Pale Ale: Oxidation to Belgian spiciness?
So, I brewed my third 3 gallon AG brew which was a simple pale ale (that I ended up hopping like an IPA).
I brewed this guy in late November, moved to a new apartment in December (drove with it in the fermenter for about 5 miles buckled into my passenger seat), and left the country for work until mid January. So in primary form about 6-7 weeks, then bottled. It tasted oxidized (wet cardboard) but was palatable enough to drink, so I polished off most of it. Not sure if it was too long in primary, a 3 gal batch in a 6 gal BB or the move that was the suspect.
Anyhow, I left 3 bottles in the beer fridge for a while and just cracked one open. I detect no oxidation taste and it tastes spicy like I used Belgian yeast! It actually tastes pretty awesome now? But nothing like what it should. Anyone have any insight as to what might have happened to go from oxidized/wet cardboard taste to spicy belgian yeasty taste?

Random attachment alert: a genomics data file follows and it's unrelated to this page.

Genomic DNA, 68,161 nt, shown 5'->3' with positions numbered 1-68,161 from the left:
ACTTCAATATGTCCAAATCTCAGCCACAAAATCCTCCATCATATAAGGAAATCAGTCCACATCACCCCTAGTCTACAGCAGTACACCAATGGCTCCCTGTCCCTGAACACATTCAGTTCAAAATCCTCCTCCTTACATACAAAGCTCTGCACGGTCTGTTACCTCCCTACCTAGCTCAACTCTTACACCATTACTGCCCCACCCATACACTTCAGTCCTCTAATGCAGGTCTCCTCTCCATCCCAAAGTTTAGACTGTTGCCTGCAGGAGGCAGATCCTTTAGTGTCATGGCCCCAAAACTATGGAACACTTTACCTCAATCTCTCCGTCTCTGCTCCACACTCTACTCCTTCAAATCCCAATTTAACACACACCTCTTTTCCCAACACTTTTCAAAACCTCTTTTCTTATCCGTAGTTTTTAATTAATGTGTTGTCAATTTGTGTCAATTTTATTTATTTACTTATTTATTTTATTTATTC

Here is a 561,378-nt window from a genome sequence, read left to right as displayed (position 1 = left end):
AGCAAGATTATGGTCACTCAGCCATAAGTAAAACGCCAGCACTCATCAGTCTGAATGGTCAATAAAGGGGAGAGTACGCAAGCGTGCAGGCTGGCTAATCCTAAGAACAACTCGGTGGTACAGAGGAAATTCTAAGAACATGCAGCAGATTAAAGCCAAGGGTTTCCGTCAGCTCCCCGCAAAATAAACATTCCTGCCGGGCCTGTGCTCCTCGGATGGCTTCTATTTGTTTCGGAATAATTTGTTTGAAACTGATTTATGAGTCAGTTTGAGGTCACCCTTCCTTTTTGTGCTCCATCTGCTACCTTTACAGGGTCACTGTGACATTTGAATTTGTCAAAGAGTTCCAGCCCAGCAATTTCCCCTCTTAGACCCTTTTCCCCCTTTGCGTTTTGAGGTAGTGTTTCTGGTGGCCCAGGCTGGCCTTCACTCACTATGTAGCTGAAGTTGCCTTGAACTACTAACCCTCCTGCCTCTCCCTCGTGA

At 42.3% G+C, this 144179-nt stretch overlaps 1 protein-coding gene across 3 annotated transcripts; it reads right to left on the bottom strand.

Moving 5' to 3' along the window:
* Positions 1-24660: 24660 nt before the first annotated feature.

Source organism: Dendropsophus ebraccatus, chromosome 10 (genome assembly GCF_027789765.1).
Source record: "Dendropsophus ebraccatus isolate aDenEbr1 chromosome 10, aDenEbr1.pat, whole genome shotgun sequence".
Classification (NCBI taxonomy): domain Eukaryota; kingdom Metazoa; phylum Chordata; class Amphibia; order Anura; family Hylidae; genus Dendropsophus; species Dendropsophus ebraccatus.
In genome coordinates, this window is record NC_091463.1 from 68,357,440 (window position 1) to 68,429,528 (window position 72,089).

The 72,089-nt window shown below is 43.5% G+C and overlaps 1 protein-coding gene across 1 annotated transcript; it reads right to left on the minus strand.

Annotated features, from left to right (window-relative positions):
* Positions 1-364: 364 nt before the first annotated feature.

14-B American IPA
Size: 3.24 gal
Calories: 225.48 kcal per 12.0 fl oz
Original Gravity: 1.067 (1.056 - 1.075)
Terminal Gravity: 1.017 (1.010 - 1.018)
Color: 4.64 (6.0 - 15.0)
Alcohol: 6.66% (5.5% - 7.5%)
Bitterness: 66.7 (40.0 - 70.0)
8.0 lb 2-Row Brewers Malt
.25 lb White Wheat Malt
.5 oz Cascade (5.5%) - added during boil, boiled 60 min
.5 oz Simcoe (13.0%) - added during boil, boiled 60 min
.25 oz Cascade (5.5%) - added during boil, boiled 30 min
.25 oz Cascade (5.5%) - added during boil, boiled 15 min
.25 oz Simcoe (13.0%) - added during boil, boiled 5 min
1 oz Cascade (5.5%) - added dry to secondary fermenter
1.0 ea White Labs WLP001 California Ale
Ambient Air: 70.0 °F
Source Water: 60.0 °F
Elevation: 0.0 m
Results generated by BeerTools Pro 1.5.12